This photograph was taken in our Prague apartment in 1937. In the photograph with me is Liza, our friends’ daughter.
We belonged to the middle class. My mother taught at a school and my father worked in a small furriery. It was managed by its Jewish owner, and my father was in charge of sales and production. There was an accountant, then just a master tradesman and some workers. My father used to take the train out of Prague to go to the factory. We didn’t have a car.
We lived in Prague in the neighborhood of Letna in a modern apartment on Hermanova Street. The apartment had central heating and hot water. We probably had parquet floors, but in one room there was this soft rubber with blue stripes. I liked it a lot back then, and loved playing there, because it was soft and wasn’t slippery. It wasn’t my room; I didn’t have a room of my own, but I played there the most, and I remember the rubber on that floor to this day. The apartment had this smaller kitchen and then a bedroom, a living room, and some sort of den of my father’s with bookcases.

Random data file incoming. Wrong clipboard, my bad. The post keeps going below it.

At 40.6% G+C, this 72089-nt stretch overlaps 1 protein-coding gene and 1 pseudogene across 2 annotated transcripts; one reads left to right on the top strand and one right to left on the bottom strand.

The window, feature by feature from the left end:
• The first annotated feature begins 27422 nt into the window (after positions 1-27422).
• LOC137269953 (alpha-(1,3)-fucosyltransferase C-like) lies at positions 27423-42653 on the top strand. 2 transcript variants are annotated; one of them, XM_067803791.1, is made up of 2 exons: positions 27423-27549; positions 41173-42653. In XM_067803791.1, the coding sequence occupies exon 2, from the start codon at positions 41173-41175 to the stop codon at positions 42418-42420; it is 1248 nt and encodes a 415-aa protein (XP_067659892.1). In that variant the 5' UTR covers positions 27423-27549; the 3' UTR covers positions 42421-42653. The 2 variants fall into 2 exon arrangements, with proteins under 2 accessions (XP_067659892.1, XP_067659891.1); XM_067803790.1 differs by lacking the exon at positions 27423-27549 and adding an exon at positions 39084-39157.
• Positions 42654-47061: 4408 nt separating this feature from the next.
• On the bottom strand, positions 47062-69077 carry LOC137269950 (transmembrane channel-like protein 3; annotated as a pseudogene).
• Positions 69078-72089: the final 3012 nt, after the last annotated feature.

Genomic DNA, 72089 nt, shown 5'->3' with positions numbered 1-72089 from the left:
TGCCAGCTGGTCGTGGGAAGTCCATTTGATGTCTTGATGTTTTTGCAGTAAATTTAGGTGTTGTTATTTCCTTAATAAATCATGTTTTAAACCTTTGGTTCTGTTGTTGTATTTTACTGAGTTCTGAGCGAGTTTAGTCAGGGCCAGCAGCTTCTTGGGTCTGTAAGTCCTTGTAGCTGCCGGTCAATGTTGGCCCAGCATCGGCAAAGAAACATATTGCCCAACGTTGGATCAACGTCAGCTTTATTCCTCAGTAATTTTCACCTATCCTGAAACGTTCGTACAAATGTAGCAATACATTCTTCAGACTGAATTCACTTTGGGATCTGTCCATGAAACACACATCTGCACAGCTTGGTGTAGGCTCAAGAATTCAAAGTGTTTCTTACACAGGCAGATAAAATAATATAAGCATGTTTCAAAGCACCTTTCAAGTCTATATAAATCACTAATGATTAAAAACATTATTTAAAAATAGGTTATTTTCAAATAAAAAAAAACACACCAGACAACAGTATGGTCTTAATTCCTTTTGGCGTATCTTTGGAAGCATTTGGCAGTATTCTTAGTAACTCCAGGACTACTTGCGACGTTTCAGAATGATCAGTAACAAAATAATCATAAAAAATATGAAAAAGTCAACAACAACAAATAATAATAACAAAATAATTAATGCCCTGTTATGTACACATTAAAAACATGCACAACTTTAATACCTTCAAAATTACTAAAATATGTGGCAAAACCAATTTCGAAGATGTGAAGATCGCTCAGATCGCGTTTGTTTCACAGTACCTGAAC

We didn’t have any pets at home. All I remember is that when I was completely little, I got a baby chick. There used to be a delicatessen on Jungmann Square in Prague, and before Easter they had little yellow chicks in the store window. I really liked them, so my parents bought me one little chick like that. That probably wasn’t the best thing to have in our apartment, so I most likely didn’t have it for too long. But I remember one photo where I’m playing with the chick. Later Jews weren’t even allowed to have animals.